Today, the Academy played a trump card in its never-ending quest to get more people to watch the Academy Awards, announcing that Adele would deliver a live performance of her Oscar-nominated song "Skyfall" at the Feb. 24 ceremony. That will mark Adele's first live performance since the Grammy Awards in April 2012, and the first time she's publicly performed "Skyfall" ever. But will the buzz surrounding her performance help the James Bond franchise score its first-ever Oscar in this category? The 85th annual Academy Awards feature an unusually strong crop of nominees in the Best Original Song category — and though "Skyfall" may be the favorite, the race is far from over. Have a listen:

1. "Before My Time," from Chasing Ice
Music and Lyrics by J. Ralph
Performed by Scarlett Johansson and Joshua Bell

Points for: "Before My Time" is a beautiful, mournful ballad in the vein of past winners like "I Need to Wake Up" from 2006's global warming documentary An Inconvenient Truth. And the star power that Scar-Jo's solid alto performance brings to the table doesn't hurt, either. 

Points against: Did you see Chasing Ice? Neither did anyone else.

2. "Everybody Needs a Best Friend," from Ted
Music by Walter Murphy; Lyrics by Seth MacFarlane
Performed by Norah Jones

Points for: The past two winners in the category are "Man or a Muppet" from The Muppets and "We Belong Together" from Toy Story 3, setting a strong precedent for goofy, jaunty songs like "Everybody Needs a Best Friend" to make a legitimate showing. And Academy voters might like the idea of a surprise award for their host, Seth MacFarlane.

Points against: Best Original Song isn't the stuffiest category at the Academy Awards — don't forget, Three 6 Mafia's "It's Hard out Here for a Pimp" won in 2006 — but a song from a hard-R comedy about a profane teddy bear may be too out there for serious consideration. 

3. "Pi's Lullaby," from Life of Pi
Music by Mycheal Danna; Lyrics by Bombay Jayashri
Performed by Bombay Jayashri

Points for: The Academy prides itself on multiculturalism, and the gentle "Pi's Lullaby" more than fits the bill. And the movie is one of only two films nominated for Best Original Song and Best Picture.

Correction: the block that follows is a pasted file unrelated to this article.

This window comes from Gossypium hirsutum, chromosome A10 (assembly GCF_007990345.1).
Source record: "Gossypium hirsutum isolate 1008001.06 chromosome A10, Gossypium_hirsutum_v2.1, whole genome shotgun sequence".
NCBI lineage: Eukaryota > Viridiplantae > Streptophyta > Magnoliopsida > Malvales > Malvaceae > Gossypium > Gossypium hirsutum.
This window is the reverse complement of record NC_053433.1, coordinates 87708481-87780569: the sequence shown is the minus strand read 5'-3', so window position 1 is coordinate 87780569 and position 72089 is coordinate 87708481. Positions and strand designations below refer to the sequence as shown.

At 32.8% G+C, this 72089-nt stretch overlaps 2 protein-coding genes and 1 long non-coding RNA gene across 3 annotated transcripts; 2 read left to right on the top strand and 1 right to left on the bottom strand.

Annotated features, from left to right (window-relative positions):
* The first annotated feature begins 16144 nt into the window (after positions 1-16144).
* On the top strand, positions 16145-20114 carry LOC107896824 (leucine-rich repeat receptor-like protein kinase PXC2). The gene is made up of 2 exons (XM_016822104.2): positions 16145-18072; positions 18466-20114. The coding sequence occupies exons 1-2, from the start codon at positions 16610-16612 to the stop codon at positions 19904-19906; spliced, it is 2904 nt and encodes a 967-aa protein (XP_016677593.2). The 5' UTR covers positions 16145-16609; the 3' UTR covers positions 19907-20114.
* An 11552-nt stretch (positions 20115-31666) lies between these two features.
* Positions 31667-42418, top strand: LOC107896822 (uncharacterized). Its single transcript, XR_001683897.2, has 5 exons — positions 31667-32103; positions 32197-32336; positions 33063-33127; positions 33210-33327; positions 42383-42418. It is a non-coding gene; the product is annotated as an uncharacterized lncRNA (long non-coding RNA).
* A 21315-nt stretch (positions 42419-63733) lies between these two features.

Points against: Only three non-English songs have won Best Original Song song since the category was instituted in 1934. Slumdog Millionaire's "Jai Ho" won in 2007, but its success was abetted by its inclusion in a memorable dance sequence at the end of the film, and Pi's Lullaby plays a much subtler role during the introduction to Life of Pi.

4. "Skyfall," from Skyfall
Music and Lyrics by Adele Adkins and Paul Epworth
Performed by Adele Adkins

Points for: Adele is one of the hottest performers in the world, and "Skyfall" has been almost universally hailed as the best Bond theme in decades. "Skyfall" also won the Golden Globe for Original Song earlier this month, giving it the clearest path to victory.

Points against: The Academy has typically shunned the James Bond franchise, with just two wins in its 50-year history, and despite nominations for "Live and Let Die," "Nobody Does It Better," and "The Spy Who Loved Me," a James Bond theme has never won Best Original Song.

5. "Suddenly," from Les Miserables
Music by Claude-Michel Schonberg; Lyrics by Herbert Kretzmer and Alain Boublil
Performed by Hugh Jackman

Points for: It's actually from a musical.

Points against: Musicals have fared surprisingly poorly in the Best Original Song category. In recent years, songs from Phantom of the Opera, Dreamgirls, Nine, and Country Strong have earned nominations but failed, and "Suddenly" — the only song in Les Miserables that didn't originate in the stage musical — is pretty forgettable compared to the film's more famous songs.